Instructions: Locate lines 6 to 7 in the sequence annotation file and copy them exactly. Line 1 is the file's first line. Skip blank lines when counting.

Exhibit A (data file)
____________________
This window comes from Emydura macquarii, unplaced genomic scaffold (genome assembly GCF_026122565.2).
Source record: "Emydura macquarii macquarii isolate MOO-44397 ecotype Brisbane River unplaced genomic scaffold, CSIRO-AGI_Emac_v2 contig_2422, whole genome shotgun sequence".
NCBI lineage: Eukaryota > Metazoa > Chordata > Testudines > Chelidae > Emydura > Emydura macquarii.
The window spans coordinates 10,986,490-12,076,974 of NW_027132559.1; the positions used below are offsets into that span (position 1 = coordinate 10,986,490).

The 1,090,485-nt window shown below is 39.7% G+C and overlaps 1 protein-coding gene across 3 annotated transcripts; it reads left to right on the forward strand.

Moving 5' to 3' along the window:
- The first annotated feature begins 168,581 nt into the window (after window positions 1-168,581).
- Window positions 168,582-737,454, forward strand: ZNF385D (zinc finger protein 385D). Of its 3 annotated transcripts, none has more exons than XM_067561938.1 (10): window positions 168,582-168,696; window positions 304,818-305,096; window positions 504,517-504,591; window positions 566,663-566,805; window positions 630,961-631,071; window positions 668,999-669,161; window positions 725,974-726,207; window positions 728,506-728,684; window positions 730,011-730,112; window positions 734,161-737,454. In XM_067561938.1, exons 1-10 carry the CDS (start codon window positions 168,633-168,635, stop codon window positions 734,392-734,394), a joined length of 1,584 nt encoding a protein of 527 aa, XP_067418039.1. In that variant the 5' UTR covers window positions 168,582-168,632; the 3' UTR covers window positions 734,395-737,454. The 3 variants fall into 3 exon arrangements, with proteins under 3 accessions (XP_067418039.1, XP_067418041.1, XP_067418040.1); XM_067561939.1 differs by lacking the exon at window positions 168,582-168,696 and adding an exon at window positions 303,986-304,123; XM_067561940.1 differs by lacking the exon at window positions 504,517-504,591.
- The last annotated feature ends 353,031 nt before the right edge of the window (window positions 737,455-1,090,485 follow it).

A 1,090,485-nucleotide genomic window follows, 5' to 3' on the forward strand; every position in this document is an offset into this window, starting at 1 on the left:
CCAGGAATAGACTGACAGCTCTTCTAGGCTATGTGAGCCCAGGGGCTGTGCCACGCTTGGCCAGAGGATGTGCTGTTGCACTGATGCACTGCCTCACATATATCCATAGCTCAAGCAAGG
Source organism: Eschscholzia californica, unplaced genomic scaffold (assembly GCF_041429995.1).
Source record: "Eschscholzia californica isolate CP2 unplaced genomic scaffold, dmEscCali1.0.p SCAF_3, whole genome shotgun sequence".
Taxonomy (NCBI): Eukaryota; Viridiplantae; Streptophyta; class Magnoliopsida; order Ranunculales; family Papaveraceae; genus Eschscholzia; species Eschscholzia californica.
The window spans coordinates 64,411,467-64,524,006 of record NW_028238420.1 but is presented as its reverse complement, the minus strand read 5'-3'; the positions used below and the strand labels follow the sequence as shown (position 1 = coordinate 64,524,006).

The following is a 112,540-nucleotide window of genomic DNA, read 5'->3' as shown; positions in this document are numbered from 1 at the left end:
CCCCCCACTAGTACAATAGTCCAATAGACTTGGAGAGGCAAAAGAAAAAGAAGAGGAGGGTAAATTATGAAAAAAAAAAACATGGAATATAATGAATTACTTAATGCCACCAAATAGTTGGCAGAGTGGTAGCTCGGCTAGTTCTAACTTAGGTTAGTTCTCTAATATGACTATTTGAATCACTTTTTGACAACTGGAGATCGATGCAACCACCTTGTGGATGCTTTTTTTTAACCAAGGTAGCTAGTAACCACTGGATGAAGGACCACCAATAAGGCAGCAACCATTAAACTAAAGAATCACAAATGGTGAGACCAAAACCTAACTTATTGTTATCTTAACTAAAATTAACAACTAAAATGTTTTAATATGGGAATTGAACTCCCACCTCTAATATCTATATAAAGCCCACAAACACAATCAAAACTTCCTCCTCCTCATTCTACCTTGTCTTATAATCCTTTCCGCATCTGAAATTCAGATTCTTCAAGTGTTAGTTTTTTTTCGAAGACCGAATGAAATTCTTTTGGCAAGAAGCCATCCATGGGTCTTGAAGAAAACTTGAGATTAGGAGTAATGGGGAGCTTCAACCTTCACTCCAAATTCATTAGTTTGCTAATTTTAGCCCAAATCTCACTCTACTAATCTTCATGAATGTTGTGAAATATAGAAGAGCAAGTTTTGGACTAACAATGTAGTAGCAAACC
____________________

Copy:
Moving 5' to 3' along the window:
- The first annotated feature begins 168,581 nt into the window (after window positions 1-168,581).